If you voted in Fairfield County on Tuesday, Nov. 5, you were asked to elect school board members and various town posts, including selectmen. City mayoral jobs also were on the ballot in Bridgeport, Danbury and Norwalk.
Greenwich residents voted on top town government positions, including first selectman. Similar high-profile elections took place in Fairfield and New Canaan.
In Norwalk, Democratic Mayor Harry Rilling is seeking re-election for his fourth term. He is challenged by Republican Lisa Brinton. Rilling also appears on the Working Families Party line.
In Danbury, Mayor Mark Boughton, 55, faced what may be his toughest challenge in 18 years. The former high school history teacher hadn’t faced a close election since his first run for mayor in 2001, when he beat Democrat Chris Setaro by 139 votes out of more than 14,000 cast.
Setaro came back, more vocal than ever -- hoping to end the Republican mayor’s reign over the city of 85,000. Setaro said the city needs new leadership: "These are not lifetime jobs."
Setaro, an attorney specializing in worker’s compensation law, raised more than $125,000, the first time a Democrat running for mayor in Danbury broke the $100,000 threshold.
Despite holding a 5,000 voter enrollment advantage in Danbury, Democrats have been unable to wrest control of the mayor's seat or the city council majority, where Republicans hold 14 of 21 seats.
Will the so-called "Trump factor" hurt any local Republican candidates? Boughton once joked that he wrote his dog's name on his 2016 presidential ballot, but the mayor later revealed he voted for Donald J. Trump. Setaro said he sensed an "anti-Trump feeling among the electorate."
In Bridgeport, Democratic Mayor Joe Ganim appears to have won re-election -- at least for now -- thanks to court decisions in his primary election battle. Ganim won an initial court victory on Thursday, Oct. 31 that blocked a request for another Democratic primary in the city. A Supreme Court judge ruled on Monday, Nov. 4 that a challenge from three residents will be decided later, meaning Tuesday's election could go forward.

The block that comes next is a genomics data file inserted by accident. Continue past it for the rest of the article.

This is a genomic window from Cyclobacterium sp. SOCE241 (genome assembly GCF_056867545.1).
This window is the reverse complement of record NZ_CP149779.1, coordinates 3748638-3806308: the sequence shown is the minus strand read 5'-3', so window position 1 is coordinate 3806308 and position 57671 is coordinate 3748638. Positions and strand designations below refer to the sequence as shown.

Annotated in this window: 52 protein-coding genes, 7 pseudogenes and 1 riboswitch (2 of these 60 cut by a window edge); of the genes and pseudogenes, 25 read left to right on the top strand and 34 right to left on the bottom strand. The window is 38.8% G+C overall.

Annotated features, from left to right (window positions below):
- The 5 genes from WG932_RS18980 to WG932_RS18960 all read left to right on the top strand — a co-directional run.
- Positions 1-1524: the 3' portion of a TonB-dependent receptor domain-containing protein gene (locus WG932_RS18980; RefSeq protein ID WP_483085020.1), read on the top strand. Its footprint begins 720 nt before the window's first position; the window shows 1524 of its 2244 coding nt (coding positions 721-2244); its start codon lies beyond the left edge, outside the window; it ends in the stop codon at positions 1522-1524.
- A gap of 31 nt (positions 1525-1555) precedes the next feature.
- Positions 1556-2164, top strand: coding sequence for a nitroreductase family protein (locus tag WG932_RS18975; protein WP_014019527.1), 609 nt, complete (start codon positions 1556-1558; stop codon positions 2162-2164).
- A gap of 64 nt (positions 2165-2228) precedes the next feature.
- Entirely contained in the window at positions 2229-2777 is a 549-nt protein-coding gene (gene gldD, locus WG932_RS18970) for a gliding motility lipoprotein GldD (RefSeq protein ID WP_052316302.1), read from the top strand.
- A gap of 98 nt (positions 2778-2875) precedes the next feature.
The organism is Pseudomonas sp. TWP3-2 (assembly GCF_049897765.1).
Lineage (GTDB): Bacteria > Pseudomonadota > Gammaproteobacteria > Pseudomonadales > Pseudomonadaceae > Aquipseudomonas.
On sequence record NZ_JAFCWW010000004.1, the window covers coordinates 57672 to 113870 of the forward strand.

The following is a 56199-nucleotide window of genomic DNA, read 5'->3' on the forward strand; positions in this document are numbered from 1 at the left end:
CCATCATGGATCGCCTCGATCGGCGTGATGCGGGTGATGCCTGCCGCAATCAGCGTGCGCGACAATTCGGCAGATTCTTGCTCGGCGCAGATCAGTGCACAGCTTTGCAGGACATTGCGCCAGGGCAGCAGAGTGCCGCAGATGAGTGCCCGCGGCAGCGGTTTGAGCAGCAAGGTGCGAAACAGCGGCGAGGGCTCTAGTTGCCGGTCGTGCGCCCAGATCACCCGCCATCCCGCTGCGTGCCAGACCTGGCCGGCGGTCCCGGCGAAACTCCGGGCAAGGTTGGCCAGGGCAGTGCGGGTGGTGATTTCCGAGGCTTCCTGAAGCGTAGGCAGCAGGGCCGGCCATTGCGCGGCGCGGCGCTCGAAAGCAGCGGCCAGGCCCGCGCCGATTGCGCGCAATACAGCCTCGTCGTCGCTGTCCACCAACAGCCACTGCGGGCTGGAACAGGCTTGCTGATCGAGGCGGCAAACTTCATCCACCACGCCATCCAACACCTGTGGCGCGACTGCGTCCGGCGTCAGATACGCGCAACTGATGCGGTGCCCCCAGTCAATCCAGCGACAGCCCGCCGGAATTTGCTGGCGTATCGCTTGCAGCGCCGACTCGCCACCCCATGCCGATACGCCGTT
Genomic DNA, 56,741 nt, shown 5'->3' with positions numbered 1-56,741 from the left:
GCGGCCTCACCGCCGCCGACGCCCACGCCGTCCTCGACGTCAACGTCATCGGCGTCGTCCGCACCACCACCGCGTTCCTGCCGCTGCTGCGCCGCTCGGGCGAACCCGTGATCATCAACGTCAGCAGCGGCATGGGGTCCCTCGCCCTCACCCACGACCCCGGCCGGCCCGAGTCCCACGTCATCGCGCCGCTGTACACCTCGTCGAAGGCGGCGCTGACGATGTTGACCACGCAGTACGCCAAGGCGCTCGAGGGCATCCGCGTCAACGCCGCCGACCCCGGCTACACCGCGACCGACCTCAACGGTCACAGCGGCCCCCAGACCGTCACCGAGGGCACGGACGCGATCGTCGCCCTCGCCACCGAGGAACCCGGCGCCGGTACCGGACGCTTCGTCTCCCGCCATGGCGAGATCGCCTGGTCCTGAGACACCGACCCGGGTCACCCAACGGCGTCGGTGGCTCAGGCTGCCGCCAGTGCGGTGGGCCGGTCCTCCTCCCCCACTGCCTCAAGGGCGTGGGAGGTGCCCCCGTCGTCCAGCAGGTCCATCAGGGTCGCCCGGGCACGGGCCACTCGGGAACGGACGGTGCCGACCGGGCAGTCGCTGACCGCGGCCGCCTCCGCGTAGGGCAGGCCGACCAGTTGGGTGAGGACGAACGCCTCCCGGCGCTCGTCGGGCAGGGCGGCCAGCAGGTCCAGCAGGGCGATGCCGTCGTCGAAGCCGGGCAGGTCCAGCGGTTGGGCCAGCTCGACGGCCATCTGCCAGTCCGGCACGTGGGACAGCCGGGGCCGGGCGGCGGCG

Ganim was the frontrunner in Tuesday's general election since one of his challengers, state Sen. Marilyn Moore, did not have her name on the ballot. Moore launched a write-in campaign, where victory is considered unlikely.
Moore received more votes than Ganim at the polls on Election Day, but a three-to-two advantage among absentee ballot voters gave Ganim a 270-vote primary win.
Attorney Prerna Rao said Monday’s ruling was at least a partial victory for her clients. “We always acknowledged that it was going to be an uphill battle, coming in from the beginning,” Rao said. “The fact is that they’re actually going to be considering some of what we said today.”
Superior Court Judge Barry Stevens, who presided over a month-long trial, said Bridgeport residents succeeded in identifying “very serious election law violations,” but did not prove those violations changed the outcome of the primary. The State Elections Enforcement Commission also is investigating possible absentee ballot irregularities.
In Stamford, there were no top-of-the-ticket races on Tuesday. Democratic Mayor David Martin, who is currently halfway through his second term, was re-elected in 2017. However, Stamford residents select from a large field of candidates for the Board of Education and Board of Finance.
Back to Greenwich, where there are two strong candidates for first selectman: Jill Oberlander served on the Greenwich Representative Town Meeting for six years. After serving on the town's board of estimate and taxation for four years, Oberlander was unanimously elected BET chair in January 2017, a position she holds today.
Fred Camillo has served six terms as state representative for the 151st house district of Greenwich, He served on Greenwich's Representative Town Meeting from 1995 to 2001, and was chairman of the Greenwich Board of Parks & Recreation from 2000 to 2002. He subsequently served as chairman of the Republican Town Committee from 2002 to 2006.
New Canaan witnessed one of its most hotly-contested local elections in decades. Republican First Selectman Kevin Moynihan was challenged by Democrat Craig Donovan. Additionally, selectmen Kit Devereaux, a Democrat, and Nick Williams, a Republican, were up for re-election. After the winner of the First Selectman's race, the next two candidates with the highest vote totals become selectmen.
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